Design A quantitative, descriptive retrospective program evalua- tion examined the hospital’s pre- and post-SHEA imple- mentation methods of decreasing CLABSIs and the subse- quent CLABSI rates.

Sample Any patient with a CLABSI infection admitted to this hos- pital July 2007 to June 2010 ( N = 78). Inclusion criterion was a diagnosed CLABSI per the three levels of criterion set forth by the CDC (2010) as detailed in Table 1 .

The sample consisted of an N = 76 patients meeting inclusion criteria between July 2007 and June 2010. The sample was divided over three time periods (period 1: n = 27; period 2: n = 27; and period 4: n = 24). The CLABSI rate per 1,000 days was 1.9 in period 1, 1.7 in period 2, and 1.3 in period 3. The sample ranged in age from 26 weeks to 91 years with 61% of the total being male. The CVC line types included triple lumen catheters, hemodialysis catheters, implanted ports, umbilical cath- eters, and pulmonary artery catheters. The insertion sites included subclavian, internal jugular, femoral, brachial, upper chest, and umbilical. See Table 2 for details.

Setting The project was conducted at a 486-bed rural, Level 1 trauma, teaching hospital in Pennsylvania. The hospital has 20 patient care departments, including maternity, pediatric, psychiatric, medical/surgical, step-down, and ICUs.

Data Collection The CLABSI rates were obtained from CDC National Healthcare and Safety Network (CDC, 2010) database. CLABSI rate is calculated by multiplication of CLABSI epi- sodes with 1,000 and then dividing by the total number of CLDs. (CDC, 2010)

The intravenous (IV) therapy management team was the frontline staff responsible for surveillance and cen- tral line maintenance using the Lean Six Sigma (LSS)

 

 

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performance methodology (George, Rowlands, Price, & Maxey, 2005) . The IV therapy management team consists of 16 registered nurses who cover all IV therapy in the hospital. The team staffs the hospital 24 hours a day, 7 days per week. The team’s responsibility was to educate health care personnel, survey central lines, evaluate inter- vention strategies, and analyze rates of CLABSI interven- tion compliance.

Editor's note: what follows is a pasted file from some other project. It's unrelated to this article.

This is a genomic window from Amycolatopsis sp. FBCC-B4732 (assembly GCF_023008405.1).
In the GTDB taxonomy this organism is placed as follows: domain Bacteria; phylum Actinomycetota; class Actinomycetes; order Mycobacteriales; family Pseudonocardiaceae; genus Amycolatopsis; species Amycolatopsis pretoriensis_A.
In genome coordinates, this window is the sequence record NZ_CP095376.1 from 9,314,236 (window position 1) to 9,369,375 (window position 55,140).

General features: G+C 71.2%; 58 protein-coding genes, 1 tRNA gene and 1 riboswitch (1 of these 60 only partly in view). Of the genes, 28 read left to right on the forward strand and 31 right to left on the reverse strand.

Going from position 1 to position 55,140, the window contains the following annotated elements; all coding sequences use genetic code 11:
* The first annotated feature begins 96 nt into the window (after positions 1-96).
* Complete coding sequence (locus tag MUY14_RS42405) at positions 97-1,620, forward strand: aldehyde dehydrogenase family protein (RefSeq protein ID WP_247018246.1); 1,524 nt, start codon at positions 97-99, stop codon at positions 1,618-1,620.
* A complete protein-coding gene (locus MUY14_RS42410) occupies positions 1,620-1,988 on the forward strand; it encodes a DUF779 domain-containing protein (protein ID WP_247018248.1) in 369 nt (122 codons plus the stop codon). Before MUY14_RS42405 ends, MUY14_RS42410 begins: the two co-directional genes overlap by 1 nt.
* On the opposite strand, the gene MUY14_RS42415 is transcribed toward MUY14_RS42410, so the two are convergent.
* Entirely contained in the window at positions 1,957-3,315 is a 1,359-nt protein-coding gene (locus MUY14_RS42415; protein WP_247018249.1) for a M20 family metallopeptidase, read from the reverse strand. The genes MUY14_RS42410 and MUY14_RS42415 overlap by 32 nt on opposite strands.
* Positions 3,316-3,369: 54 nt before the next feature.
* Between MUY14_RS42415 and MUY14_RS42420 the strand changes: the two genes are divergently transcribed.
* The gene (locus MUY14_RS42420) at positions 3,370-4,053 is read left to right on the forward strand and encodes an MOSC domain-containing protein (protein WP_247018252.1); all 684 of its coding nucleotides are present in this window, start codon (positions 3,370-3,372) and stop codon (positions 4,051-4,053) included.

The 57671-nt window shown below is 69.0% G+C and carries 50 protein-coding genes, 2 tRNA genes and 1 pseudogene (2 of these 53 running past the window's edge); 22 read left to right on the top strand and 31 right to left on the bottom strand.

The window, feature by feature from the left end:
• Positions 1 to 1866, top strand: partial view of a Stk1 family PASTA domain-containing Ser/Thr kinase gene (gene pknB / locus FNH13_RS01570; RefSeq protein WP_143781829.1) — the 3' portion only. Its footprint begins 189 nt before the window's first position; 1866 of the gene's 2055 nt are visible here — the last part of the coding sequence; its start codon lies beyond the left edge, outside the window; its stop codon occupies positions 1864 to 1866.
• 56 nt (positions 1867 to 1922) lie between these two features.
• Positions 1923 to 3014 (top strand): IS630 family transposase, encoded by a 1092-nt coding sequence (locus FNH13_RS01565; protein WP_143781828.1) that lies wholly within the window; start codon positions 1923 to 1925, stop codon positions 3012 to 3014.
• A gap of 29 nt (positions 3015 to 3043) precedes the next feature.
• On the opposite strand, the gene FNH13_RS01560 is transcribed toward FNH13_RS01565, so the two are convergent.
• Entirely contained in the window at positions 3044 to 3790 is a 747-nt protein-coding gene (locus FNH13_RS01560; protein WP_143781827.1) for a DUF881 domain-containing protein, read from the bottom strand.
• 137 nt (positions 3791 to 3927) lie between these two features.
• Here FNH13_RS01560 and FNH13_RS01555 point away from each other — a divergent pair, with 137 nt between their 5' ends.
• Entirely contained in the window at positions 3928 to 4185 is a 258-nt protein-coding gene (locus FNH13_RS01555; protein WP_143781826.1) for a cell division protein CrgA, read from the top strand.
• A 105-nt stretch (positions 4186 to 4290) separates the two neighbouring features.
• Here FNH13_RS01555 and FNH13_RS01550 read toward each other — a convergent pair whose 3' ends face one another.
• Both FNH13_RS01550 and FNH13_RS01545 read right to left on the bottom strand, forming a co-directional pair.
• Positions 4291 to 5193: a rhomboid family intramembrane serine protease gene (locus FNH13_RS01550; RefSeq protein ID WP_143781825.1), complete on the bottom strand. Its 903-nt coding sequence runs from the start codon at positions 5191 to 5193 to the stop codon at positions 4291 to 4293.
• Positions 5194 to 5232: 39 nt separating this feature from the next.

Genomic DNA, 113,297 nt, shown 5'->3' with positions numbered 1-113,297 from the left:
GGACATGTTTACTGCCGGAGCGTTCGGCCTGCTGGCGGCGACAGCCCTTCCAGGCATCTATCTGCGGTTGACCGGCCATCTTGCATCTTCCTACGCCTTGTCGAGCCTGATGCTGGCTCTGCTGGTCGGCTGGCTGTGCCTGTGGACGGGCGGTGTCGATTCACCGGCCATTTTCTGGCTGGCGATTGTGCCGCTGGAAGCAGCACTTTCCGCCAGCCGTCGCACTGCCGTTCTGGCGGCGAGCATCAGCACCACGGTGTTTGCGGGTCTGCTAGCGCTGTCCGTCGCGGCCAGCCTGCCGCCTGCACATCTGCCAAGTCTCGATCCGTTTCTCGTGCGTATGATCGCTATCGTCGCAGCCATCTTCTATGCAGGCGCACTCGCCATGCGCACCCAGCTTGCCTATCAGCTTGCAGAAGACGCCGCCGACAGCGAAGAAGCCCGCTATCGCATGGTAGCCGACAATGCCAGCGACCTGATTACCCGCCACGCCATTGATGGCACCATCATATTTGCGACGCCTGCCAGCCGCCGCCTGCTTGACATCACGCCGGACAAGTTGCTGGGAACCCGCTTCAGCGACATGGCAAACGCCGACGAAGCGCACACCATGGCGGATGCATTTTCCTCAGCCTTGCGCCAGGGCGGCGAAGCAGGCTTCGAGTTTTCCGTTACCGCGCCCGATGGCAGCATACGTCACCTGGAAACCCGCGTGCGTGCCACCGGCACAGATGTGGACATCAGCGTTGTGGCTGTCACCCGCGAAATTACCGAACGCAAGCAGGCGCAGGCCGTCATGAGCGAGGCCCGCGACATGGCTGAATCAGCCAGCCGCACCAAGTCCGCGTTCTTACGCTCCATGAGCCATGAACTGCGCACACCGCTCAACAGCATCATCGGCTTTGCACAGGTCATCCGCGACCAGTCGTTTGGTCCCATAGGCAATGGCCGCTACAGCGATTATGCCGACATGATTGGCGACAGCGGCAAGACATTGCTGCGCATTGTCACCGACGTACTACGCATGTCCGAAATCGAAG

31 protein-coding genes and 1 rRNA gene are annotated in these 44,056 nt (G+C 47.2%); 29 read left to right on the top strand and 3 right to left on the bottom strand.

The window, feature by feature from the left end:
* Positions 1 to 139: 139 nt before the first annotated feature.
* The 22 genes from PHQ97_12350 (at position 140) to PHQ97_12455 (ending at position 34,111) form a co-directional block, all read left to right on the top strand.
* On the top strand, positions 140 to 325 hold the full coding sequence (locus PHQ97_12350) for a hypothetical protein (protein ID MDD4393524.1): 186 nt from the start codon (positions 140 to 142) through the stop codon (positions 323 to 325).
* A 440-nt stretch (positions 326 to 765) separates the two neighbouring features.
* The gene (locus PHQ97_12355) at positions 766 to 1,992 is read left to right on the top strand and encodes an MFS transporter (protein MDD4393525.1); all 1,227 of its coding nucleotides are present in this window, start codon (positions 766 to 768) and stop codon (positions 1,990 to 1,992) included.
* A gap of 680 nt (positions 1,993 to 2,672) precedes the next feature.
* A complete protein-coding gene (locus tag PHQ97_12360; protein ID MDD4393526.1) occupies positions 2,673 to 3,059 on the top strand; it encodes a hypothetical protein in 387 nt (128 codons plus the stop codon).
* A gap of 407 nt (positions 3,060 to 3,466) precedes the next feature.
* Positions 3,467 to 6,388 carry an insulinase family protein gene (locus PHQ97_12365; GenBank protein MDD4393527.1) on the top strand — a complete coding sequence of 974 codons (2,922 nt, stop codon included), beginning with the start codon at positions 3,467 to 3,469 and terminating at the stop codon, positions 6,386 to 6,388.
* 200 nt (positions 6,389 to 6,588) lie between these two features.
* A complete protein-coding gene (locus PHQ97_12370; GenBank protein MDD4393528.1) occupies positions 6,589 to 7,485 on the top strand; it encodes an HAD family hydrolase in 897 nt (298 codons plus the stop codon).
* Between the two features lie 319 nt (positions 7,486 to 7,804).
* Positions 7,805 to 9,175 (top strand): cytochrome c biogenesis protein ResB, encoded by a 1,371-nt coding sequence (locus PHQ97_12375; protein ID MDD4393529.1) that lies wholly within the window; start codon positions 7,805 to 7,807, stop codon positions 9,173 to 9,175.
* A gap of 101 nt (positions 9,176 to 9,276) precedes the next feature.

Data collection was made over three periods, that is, Period 1 (July 2007–June 2008), Period 2 (July 2008–June 2009), and Period 3 (July 2009–June 2010). CLABSI (de- fined as laboratory-confirmed bloodstream infection in Table 2 ) event reporting was obtained from NHSN da- tabase (CDC, 2011) The outcome of decreasing CLABSI rates was examined and evaluated for compliance to quality improvement strategies.

The IV therapy team performed daily inspections on central line management and line insertion compliance. The team located central line insertion departments (in- terventional radiology, emergency department, and ICU/ critical care unit [CCU]) and identified the certified inser- tion performers. The LSS team gathered data using the “Get Off Your Armchair” (GOYA) method. The GOYA is a method of observation found in the LSS Pocket Toolbook